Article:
Top Small-Cap Stock Picks

Holdings include Stella-Jones Inc. STLJF, North America's leading producer of industrial pressure-treated wood products; Boyd Group Services Inc. BYD, one of the largest operators of non-franchised collision repair centres in North America; and Stantec Inc. STN, an engineering services company.  The team has also found attractive opportunities in financial companies such EQB Inc. EQB, a branchless banking firm;  Element Fleet Management Group EFN, a provider of management and financial services for commercial fleets;  and iA Financial Group Inc. IAG, an insurance and wealth management firm.

“People need banking and insurance products regardless of whether there is a recession or not,” Ye says, “And anything related to consumer spending will have more torque in a recovery environment.”

Currently there are 53 companies in the fund, and holdings are influenced by differing economic factors to provide diversification, Ye says.

On the consumer side, stocks include women’s fashion chain Aritzia LP ATZ, mattress retailer Sleep Country Canada Holdings Inc. ZZZ and natural health products firm Jamieson Wellness Inc JWEL .These companies have shown resilience in tough times and have invested in growth through expansion and acquisition. For example, in 2023 Aritzia opened a giant distribution center in Toronto and is positioned for deeper penetration of the U.S. market, and Sleep Country acquired innovative sleep product producer and retailer Casper Sleep Inc.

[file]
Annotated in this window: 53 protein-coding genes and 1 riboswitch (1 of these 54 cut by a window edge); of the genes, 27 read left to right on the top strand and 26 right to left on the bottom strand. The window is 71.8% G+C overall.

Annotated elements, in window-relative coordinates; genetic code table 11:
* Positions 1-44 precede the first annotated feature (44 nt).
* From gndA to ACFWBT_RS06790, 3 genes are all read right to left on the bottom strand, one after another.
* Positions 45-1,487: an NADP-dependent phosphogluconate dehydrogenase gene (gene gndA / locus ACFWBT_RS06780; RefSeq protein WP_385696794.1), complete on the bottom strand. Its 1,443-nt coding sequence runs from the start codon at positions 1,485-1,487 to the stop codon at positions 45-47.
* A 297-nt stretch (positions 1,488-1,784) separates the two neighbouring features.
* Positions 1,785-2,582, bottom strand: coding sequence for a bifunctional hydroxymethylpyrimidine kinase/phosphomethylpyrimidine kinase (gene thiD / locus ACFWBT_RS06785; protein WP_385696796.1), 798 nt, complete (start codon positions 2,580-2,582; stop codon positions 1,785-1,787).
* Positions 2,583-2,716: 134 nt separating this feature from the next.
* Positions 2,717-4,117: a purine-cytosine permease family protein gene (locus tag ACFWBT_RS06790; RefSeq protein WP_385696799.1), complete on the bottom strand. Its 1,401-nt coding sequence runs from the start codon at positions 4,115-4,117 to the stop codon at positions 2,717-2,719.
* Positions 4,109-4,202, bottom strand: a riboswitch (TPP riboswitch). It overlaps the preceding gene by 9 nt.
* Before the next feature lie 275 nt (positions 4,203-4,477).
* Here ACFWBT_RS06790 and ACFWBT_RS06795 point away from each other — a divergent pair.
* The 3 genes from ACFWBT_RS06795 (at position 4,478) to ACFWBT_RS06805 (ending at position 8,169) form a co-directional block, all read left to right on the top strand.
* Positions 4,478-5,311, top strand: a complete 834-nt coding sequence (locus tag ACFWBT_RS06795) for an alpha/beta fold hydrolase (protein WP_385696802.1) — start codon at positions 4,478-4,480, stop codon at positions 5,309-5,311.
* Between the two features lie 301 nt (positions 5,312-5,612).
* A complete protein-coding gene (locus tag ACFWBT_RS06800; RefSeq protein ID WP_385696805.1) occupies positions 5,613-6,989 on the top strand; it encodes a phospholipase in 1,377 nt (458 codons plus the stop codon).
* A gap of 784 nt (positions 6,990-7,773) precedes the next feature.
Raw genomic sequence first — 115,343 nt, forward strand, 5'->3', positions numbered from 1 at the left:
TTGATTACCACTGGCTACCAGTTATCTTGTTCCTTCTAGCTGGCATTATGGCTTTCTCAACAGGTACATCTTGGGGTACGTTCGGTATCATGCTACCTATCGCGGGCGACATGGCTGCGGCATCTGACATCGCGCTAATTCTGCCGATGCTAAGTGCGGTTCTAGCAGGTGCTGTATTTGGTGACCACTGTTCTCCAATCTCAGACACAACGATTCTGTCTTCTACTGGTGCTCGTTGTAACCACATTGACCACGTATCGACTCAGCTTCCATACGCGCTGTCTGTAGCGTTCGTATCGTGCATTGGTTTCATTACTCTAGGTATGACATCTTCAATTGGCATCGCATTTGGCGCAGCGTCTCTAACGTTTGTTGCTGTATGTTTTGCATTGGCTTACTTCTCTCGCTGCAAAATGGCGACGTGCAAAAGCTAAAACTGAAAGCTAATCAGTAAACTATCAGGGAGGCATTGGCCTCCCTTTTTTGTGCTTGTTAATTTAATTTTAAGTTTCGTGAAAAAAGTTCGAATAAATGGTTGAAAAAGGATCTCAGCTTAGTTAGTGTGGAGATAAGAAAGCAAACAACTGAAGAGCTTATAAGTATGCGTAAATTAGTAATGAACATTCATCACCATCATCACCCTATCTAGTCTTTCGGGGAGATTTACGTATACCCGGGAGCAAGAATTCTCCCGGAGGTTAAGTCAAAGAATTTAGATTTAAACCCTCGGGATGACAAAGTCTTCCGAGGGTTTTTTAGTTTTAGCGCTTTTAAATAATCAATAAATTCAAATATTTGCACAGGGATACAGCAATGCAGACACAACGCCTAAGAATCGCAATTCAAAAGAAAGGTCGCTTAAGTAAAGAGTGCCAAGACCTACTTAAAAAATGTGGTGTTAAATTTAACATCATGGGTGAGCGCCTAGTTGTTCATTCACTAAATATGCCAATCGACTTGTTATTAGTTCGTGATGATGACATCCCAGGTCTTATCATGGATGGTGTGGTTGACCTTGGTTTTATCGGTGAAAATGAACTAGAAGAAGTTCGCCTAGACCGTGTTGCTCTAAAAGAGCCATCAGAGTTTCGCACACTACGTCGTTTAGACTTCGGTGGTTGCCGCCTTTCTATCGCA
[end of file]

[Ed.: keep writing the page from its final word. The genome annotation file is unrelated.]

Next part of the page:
Strong Enough to Survive but Built to Thrive

“These companies have strong balance sheets and have made accretive acquisitions,” Ye says, “They are strong operators who can manage margins even when the top line is declining, and they will be winners when the tide turns.”

The market cap of most of the companies in the fund typically falls between $1.5 billion to $7 billion, although there are also a few microcap holdings and a handful with a market cap higher than $7 billion. All are Canadian companies.

The portfolio is “high conviction” but not concentrated, Ye says. Few holdings would exceed more than a 3% weight in the fund.

The team has the ability to move up or down the scale in terms of the market capitalization of its picks, and in more volatile markets the managers typically tilt toward the higher end of the capitalization range.

“When we are more confident in the outlook, we have more exposure to smaller names and microcap,” Ye says.

The team has been adding more names at the smaller end, still focusing on quality but seeking out  names previously beaten down but now showing promising recovery potential. End-of-year tax loss selling created some attractive buying opportunities, Ye says.

Optimistic Positioning

“It’s hard to time the turn of the market, but you have to be there ahead of time,” Ye says, “With small-caps, it’s more difficult to get in quickly at the last minute (than with more liquid large caps). We are not defensive right now. We want to capture the upside.”

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Securities Mentioned in Article

Security NamePriceChange (%)Morningstar Rating
Aritzia Inc Shs Subord Voting37.59 CAD-0.29
iA Financial Corp Inc84.66 CAD-0.61
Jamieson Wellness Inc27.45 CAD-0.04
Sleep Country Canada Holdings Inc26.36 CAD-1.68

About Author

Jade Hemeon

Jade Hemeon  A Toronto-based freelance financial journalist with more than 20 years experience, Jade has previously been a staff reporter for the Financial Post and Toronto Star.